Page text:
Getting Started With Exercise
Every journey begins with a single step, and that’s especially true of a fitness program.
Experts recommend that adults get 150 minutes of moderate-intensity aerobic exercise every week — activity that is strenuous enough to bring your heart rate up and cause you to break a sweat. You also should perform strength-training exercises at least two days a week.
That sounds like a lot, but you don’t have to do that exercise all at once or even in two or three or four workout sessions. Fitness experts say it’s perfectly fine to break up your exercise program into sessions as short as 10 minutes each, as long as they add up to 150 minutes of moderate-intensity activity by the end of the week. In fact, some research has found that it’s better to spread out exercise throughout your week and even throughout each day.
Also keep in mind aerobic activity doesn’t have to high-velocity running; there are many low-impact exercise choices and some even no-impact exercises that can help you get fit without taxing your system.
Taking Your First Fitness Steps
Here are guidelines for getting started:
- Ease into exercise to get your body used to your new level of activity.
- Set an achievable short-term goal, like walking 10 minutes a day on three days a week, and build up from there until you are getting the recommended amount of exercise.
- Consult with your doctor or a personal trainer if you have specific health concerns. Get advice on what exercise programs would best fit your lifestyle and level of fitness. A personal trainer can work directly with you to craft a fitness plan that will start out slowly and build as you become more physically active.
- Remember to warm up before exercise and cool down afterward.
- Don’t overexert yourself, even after you’ve been on an exercise program for a while. Pay attention to your body for signs of injury or fatigue.
- Make sure that the exercises you choose are appropriate to your age and fitness level.
- Know the right way to exercise — ask a fitness instructor or personal trainer to teach you the correct form for every aerobic exercise and strength training movement you do.
Overcoming Obstacles to Fitness
Everyone has reasons why they can’t exercise. Find solutions to keep them from becoming permanent excuses:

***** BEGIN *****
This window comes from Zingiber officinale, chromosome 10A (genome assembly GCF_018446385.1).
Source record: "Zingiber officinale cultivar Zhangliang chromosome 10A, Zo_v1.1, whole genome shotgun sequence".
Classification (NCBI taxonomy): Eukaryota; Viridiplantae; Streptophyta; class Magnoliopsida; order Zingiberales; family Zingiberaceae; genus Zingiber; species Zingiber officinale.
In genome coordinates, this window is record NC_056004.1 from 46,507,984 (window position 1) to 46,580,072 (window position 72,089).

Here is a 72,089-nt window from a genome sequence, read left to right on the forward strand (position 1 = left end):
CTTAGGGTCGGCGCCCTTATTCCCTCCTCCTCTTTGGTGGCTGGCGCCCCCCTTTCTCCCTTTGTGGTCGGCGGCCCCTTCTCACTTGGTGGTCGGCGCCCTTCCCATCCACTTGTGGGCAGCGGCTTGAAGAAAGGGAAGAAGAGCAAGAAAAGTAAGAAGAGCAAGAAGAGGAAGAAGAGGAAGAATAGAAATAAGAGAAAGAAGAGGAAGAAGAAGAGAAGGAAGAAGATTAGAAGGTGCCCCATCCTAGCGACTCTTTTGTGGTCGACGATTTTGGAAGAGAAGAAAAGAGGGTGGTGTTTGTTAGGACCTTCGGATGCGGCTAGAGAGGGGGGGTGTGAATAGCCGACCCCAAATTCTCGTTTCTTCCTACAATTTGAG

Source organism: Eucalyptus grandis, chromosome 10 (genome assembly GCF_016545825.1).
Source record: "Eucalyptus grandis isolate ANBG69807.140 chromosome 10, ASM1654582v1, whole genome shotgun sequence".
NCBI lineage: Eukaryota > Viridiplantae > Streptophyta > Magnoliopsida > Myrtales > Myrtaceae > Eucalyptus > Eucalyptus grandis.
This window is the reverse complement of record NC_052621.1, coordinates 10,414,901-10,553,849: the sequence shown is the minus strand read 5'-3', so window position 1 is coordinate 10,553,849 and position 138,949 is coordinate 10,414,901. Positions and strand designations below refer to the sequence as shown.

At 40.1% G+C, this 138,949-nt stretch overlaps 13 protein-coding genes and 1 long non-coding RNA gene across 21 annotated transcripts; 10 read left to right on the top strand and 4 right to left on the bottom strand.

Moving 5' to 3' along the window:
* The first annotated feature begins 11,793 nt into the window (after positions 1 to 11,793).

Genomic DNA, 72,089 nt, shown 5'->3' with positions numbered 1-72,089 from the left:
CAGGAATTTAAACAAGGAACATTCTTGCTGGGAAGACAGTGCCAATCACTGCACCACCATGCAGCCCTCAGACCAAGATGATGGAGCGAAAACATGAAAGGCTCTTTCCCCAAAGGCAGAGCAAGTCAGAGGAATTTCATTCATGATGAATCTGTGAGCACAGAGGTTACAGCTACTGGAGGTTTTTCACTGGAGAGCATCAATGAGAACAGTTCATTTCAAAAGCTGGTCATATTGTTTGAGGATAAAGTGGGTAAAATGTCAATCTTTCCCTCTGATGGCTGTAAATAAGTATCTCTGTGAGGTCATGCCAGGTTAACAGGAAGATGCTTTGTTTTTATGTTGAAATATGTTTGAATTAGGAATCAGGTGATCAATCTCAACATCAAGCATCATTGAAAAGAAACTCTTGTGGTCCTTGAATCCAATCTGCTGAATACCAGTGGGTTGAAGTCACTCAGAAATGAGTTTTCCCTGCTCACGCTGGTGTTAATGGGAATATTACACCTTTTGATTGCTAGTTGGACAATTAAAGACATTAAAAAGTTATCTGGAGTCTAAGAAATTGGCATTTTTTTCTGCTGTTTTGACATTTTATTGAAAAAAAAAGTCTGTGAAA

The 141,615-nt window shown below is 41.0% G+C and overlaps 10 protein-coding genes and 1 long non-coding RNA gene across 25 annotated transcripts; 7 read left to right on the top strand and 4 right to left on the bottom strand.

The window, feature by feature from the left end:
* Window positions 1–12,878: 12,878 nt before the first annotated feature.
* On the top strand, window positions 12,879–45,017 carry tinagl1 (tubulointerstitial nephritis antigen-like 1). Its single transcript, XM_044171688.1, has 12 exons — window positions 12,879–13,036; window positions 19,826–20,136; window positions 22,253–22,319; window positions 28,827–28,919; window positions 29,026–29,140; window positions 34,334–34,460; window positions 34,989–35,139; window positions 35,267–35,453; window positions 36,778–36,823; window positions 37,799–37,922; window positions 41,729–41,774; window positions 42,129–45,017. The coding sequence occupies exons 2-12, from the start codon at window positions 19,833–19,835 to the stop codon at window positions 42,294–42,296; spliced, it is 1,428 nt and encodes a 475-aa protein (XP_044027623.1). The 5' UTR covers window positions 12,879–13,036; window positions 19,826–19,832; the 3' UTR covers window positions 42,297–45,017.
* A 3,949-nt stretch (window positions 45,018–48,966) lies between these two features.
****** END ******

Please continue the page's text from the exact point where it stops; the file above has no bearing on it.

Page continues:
“I’m worried about hurting myself.” People who are overweight or older may find that some forms of exercise place too much strain on their joints. The answer is to avoid or limit weight-bearing exercises like running, jogging, or step aerobics classes. Instead, start out by participating in no-impact exercises or low-impact exercises.
No-impact exercise places no weight on your joints. It will work the muscles of your cardiovascular system, but will not create stress in bones or joints. Examples include:
- Water aerobics
Low-impact exercise places some weight on your joints, but does not create the sort of impact stress caused by more high-energy workouts. Examples include:
- Yoga or tai chi
- Pushing a lawn mower
- Ballroom or line dancing
A physical therapist will help you find activities that overcome your limitations.
“I can’t get motivated.” It’s hard to stick with a fitness plan if you don’t stay interested in it. Ways to motivate yourself include:
- Getting a workout buddy to exercise with you
- Pursuing exercise activities that you find fun and enjoyable and will look forward to doing
- Joining an exercise class or group of people who work out together
- Asking friends and family members to support your efforts
- Setting an achievable short-term fitness goal with the emphasis on achievable — if you set the bar too high, you could end up discouraged
“I can’t fit a workout into my day.” Everyone is time-crunched, but you should be able to work physical fitness into your busy schedule:
- Keep a diary of your daily activities for one or two weeks, then go over it. Pinpoint at least three 30-minute time slots into which you could squeeze a workout. Not possible? Look for nine 10-minute slots over the course of each week and build up to 15 sessions from there.
- Make physical activity a part of everyday life. Walk or ride your bike to work. Park farther away from your destination. Take the stairs rather than the elevator.
- Pick exercises that require less preparation and equipment, like walking or stair climbing.
It’s easy to get out of shape when you have trouble just getting around, but you can become more physically active. Create an exercise plan around an activity you like, ease into the exercise, and congratulate yourself as you’re able to meet your fitness goals.